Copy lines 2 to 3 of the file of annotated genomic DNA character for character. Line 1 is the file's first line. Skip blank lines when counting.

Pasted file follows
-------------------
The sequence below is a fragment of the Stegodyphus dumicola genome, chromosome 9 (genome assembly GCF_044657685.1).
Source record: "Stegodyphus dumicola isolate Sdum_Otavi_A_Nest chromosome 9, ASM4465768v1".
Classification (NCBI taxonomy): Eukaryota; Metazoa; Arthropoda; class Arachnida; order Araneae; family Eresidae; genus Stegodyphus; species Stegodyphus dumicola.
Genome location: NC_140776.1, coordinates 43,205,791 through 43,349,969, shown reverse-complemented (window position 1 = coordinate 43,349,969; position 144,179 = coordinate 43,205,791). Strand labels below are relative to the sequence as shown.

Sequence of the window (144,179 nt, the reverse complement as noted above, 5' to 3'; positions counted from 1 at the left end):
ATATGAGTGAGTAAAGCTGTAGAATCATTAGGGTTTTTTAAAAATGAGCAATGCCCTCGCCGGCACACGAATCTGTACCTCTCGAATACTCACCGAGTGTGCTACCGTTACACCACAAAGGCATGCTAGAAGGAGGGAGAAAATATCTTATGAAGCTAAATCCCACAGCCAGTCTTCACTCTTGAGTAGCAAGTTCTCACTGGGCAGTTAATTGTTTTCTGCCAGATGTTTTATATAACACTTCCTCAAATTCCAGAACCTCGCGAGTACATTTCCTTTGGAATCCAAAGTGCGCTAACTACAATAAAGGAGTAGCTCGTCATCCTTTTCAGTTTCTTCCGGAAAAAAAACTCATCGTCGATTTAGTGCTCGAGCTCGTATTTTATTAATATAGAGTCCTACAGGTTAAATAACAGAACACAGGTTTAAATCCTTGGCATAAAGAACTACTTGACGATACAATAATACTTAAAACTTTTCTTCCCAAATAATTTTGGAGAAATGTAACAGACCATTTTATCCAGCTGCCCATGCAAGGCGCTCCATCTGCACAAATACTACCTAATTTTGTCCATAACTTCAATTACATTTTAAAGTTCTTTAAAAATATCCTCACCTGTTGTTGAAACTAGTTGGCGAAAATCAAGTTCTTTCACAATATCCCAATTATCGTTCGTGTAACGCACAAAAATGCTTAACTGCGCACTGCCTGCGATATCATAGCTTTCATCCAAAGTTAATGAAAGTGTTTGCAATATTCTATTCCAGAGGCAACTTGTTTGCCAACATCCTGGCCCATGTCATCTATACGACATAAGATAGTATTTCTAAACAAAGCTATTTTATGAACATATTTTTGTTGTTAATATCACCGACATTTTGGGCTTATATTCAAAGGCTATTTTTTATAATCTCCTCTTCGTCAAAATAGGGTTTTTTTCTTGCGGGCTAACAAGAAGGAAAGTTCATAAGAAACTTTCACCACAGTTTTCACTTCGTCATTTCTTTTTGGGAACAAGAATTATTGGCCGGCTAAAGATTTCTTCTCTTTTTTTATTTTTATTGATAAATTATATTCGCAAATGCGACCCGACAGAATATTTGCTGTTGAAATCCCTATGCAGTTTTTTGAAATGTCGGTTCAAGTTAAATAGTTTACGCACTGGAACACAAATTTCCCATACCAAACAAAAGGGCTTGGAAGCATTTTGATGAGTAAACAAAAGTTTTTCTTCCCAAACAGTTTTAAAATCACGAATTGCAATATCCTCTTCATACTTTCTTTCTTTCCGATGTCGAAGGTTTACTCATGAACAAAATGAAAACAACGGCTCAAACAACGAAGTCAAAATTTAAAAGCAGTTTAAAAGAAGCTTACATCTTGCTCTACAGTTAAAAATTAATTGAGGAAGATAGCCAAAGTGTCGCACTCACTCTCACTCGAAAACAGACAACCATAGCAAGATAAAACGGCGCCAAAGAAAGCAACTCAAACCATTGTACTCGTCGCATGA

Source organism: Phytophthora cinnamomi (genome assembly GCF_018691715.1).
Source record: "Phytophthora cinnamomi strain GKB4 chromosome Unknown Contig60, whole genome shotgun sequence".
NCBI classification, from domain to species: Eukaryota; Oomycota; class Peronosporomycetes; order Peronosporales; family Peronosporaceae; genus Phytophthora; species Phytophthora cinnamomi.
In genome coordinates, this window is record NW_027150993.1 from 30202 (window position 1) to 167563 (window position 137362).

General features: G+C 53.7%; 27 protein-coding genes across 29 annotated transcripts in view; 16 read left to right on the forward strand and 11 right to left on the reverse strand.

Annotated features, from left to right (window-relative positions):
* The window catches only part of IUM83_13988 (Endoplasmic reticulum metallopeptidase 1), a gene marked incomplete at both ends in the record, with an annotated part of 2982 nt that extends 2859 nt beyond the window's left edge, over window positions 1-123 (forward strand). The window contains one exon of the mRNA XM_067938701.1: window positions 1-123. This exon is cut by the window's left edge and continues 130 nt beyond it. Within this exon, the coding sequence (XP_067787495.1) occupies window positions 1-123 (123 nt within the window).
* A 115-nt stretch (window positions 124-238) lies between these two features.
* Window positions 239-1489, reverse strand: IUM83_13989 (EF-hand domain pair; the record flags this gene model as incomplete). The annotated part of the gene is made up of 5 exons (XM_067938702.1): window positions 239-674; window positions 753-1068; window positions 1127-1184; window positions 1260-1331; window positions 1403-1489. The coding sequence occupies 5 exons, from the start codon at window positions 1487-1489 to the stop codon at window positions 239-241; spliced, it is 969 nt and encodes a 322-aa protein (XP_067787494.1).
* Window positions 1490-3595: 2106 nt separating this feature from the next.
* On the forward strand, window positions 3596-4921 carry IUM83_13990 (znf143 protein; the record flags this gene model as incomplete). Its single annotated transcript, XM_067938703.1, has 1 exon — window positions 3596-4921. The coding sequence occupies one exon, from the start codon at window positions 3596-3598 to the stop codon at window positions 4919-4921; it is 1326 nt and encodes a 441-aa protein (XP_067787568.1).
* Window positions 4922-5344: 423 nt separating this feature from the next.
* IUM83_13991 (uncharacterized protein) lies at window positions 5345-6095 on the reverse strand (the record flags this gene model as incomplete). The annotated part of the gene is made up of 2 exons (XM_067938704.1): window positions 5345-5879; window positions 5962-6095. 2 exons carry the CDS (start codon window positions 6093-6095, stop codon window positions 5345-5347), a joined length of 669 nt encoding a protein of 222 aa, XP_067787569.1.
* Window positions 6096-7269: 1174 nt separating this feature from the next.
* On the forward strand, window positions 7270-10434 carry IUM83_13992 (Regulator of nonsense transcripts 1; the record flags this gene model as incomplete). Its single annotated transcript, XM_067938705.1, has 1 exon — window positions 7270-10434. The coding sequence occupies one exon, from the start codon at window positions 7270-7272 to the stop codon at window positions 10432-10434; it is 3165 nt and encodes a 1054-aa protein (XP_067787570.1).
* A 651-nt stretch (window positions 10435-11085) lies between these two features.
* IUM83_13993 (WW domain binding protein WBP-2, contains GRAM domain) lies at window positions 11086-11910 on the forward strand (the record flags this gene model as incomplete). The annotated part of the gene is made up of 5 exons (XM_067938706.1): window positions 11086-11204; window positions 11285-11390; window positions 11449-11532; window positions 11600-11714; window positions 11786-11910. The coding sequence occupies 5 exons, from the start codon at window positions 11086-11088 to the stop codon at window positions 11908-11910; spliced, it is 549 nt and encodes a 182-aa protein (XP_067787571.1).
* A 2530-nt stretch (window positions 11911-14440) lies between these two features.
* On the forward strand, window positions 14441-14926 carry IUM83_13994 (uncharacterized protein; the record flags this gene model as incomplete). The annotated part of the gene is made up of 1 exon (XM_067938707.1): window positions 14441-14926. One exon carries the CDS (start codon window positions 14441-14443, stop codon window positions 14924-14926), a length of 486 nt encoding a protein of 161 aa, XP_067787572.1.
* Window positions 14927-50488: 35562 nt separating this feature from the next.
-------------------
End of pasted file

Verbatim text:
Source record: "Stegodyphus dumicola isolate Sdum_Otavi_A_Nest chromosome 9, ASM4465768v1".
Classification (NCBI taxonomy): Eukaryota; Metazoa; Arthropoda; class Arachnida; order Araneae; family Eresidae; genus Stegodyphus; species Stegodyphus dumicola.